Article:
The sentences that follow "justly" are not cynical. If anything, the author is cynical about patriotism.

See paragraph 2. Although we are asked only about the anti-patriots (not mentioned in paragraph 2), after we note the tone in the parts that do mention anti-patriots, we can glean tone from other parts of the passage.

Also, the tone in paragraph 1 is subtly but rhetorically scathing. The author constructs a "straw man" -- he characterizes patriotism in such a way that it is easily assailed.

Patriotism is described as if it were once prefect and glorious. Nothing is (or was) that perfect. He sets up patriotism to take a fall.

At the very least, he respects the anti-patriots. The best answer is "laudatory."

I wonder whether your eyes mistakenly read "patriots" rather than "ANTI-patriots."

Whatever the case, you're engaged with the material. :)

Hope that helps.




Thanks for a comprehensive explanation. I also marked D as the answer,but after reading your views, I must say laudatory is the best word for this. "Justly" also signifies that author in his tone is sort of agreeing with the anti patriots.

Thanks for this insight. It could not have been explained better. You are a gem. Woahhhh.
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Re: What is patriotism? Is it love of one’s birthplace, the place of child  [#permalink]

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New post 25 Jul 2019, 03:31
Took 6:30 min in total including 3:30 min to read.

Passage Map:


1) What is patriotism? Birthplace?
2) Patriotism != Birthplace
3) Patriotism = An tool for murderers?
4) Patriotism = Superstition > Religion?
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Re: What is patriotism? Is it love of one’s birthplace, the place of child  [#permalink]

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New post 28 Jul 2019, 08:41
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All correct in 7 mins 30 seconds, including 3 mins 45 seconds to read.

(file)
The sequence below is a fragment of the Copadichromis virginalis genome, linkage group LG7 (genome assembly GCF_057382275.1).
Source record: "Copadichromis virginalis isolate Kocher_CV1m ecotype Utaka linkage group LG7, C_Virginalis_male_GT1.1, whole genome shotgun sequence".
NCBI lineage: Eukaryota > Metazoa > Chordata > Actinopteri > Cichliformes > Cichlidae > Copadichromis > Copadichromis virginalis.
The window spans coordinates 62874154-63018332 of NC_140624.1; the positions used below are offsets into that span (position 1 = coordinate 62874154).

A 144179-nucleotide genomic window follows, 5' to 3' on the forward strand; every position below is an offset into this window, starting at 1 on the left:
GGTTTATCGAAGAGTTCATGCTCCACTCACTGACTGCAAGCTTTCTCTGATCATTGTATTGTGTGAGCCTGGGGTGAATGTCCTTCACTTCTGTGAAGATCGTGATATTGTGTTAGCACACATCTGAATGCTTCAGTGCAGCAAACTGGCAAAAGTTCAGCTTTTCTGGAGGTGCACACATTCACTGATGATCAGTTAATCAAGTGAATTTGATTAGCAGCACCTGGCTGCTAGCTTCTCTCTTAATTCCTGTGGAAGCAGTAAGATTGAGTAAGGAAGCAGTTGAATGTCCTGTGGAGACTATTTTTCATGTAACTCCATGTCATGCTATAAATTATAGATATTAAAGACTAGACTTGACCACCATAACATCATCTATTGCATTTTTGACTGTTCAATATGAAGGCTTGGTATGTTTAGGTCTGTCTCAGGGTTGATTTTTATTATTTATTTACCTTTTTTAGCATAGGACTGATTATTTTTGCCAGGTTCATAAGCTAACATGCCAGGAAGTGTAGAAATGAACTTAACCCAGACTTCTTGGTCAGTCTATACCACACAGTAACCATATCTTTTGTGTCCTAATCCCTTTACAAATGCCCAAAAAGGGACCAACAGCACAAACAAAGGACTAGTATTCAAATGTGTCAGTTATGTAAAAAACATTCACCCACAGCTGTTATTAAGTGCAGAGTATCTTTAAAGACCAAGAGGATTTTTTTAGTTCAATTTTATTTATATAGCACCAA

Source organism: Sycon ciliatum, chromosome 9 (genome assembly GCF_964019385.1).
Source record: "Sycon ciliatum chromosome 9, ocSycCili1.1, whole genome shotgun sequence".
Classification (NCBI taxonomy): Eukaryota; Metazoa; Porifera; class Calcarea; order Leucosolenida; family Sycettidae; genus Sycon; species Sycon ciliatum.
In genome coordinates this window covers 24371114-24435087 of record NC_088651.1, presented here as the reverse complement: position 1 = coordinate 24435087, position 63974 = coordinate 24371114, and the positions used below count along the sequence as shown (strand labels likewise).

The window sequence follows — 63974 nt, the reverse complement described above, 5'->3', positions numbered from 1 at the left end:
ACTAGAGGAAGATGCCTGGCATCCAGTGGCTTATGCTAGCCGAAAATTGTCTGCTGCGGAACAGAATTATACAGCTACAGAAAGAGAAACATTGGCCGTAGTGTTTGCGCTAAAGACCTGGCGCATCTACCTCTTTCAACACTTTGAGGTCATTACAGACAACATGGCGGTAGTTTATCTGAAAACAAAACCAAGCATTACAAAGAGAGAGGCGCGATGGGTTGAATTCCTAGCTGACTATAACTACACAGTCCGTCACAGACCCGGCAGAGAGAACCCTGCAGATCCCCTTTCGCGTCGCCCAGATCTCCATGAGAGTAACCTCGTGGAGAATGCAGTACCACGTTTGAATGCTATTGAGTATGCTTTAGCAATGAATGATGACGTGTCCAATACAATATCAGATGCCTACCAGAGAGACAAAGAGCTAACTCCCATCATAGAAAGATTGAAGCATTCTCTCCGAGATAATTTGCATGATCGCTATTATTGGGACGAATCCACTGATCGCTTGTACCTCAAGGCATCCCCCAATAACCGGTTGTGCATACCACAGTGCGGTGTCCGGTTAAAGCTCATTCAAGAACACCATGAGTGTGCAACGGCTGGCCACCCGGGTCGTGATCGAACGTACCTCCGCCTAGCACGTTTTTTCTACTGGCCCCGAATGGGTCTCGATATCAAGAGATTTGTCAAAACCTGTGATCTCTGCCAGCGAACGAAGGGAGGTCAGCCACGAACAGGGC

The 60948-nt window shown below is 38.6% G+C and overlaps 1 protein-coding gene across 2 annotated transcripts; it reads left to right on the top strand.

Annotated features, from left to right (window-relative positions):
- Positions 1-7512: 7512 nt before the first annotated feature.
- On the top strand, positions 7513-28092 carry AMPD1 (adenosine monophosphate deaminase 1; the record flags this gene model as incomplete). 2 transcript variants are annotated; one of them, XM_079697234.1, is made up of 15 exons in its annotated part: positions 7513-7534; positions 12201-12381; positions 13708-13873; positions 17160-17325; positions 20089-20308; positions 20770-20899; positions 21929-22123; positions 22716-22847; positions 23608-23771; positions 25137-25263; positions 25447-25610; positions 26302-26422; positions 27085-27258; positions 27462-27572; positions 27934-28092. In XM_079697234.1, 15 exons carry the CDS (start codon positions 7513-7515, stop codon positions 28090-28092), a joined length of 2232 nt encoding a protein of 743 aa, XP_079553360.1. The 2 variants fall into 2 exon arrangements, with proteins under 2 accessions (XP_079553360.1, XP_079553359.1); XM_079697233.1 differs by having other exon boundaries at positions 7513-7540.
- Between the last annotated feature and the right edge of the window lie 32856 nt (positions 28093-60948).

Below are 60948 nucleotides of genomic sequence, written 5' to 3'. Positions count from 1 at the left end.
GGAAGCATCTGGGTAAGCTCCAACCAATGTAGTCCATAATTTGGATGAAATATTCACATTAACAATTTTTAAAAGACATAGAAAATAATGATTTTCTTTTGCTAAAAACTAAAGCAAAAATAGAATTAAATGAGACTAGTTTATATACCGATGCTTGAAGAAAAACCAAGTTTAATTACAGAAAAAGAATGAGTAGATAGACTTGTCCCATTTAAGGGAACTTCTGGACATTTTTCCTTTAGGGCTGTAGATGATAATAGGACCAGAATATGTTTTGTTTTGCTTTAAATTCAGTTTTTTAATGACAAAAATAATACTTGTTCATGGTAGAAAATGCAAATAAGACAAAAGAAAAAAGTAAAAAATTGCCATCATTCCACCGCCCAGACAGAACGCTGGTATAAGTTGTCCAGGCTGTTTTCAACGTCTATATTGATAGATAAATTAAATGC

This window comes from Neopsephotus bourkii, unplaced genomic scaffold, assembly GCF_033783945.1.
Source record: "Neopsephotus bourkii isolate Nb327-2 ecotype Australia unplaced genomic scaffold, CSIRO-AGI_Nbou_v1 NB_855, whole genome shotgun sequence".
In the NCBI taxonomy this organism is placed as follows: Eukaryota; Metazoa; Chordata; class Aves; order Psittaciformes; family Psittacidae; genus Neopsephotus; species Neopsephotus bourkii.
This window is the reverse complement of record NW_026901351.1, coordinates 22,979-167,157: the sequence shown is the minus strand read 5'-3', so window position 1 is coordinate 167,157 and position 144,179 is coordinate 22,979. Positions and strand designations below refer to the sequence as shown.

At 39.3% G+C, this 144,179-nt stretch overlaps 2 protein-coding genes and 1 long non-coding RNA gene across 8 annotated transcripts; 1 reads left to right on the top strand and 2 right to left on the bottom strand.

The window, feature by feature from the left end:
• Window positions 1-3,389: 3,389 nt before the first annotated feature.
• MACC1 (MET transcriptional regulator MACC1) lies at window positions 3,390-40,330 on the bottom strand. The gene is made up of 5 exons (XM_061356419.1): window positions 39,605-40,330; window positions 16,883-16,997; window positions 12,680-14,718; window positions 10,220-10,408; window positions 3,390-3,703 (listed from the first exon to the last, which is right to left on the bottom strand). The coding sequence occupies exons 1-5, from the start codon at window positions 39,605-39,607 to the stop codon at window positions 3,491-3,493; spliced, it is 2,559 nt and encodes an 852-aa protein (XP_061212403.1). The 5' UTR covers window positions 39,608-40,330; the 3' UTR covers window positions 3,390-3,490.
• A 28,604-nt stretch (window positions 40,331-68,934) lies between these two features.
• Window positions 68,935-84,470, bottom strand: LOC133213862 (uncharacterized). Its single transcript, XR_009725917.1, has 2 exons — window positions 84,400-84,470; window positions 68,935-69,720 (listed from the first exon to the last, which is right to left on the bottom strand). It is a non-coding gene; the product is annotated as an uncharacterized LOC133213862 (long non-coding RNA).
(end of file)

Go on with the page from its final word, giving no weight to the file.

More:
Para 1- patriotism definition- is it love for the spot, every inch representing dear and precious recollections of a happy, joyous, and playful childhood?
Para 2- definition in previous para is NOT patriotism
Para 3- Tolstoy's definition- principle that will justify the training of wholesale murderers
Para 4- Herve- patriotism a superstition- far more injurious, brutal, and inhumane than religion.

1. The primary purpose of the passage is to:
(E) state that an earlier definition of a term may not apply anymore and search for an alternative definition - Correct
If that were patriotism, few American men of today could be called upon to be patriotic, since the place of play has been turned into factory, mill, and mine, while deafening sounds of machinery have replaced the music of the birds.
Then author looks for alternative definitions in para 3 and 4


2. The passage suggests which of the following about anti-patriots?
(D) They primarily defined patriotism in the negative sense - Correct

3. The passage does NOT mention which of the following about patriotism?

(A) Patriotism may be the love for one’s birthplace. - incorrect- refer to para 1
(B) The earlier definition of patriotism would not apply to many modern Americans. - incorrect- refer to para 2
(C) Leo Tolstoy was the greatest anti-patriot of all times. - Correct; Leo Tolstoy, the greatest anti-patriot of our times, (OUR != ALL)
(D) People have contrasting views on patriotism. - incorrect
(E) Patriotism can in some way be used to justify mass killing of people. - incorrect,
Leo Tolstoy, the greatest anti-patriot of our times, defines patriotism as the principle that will justify the training of wholesale murderers

4. The tone of the passage towards anti-patriots can best be described as:
(B) Laudatory

Gustave Herve, another great anti-patriot, justly calls patriotism a superstition—one far more injurious, brutal, and inhumane than religion.
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Re: What is patriotism? Is it love of one’s birthplace, the place of child   [#permalink] 28 Jul 2019, 08:41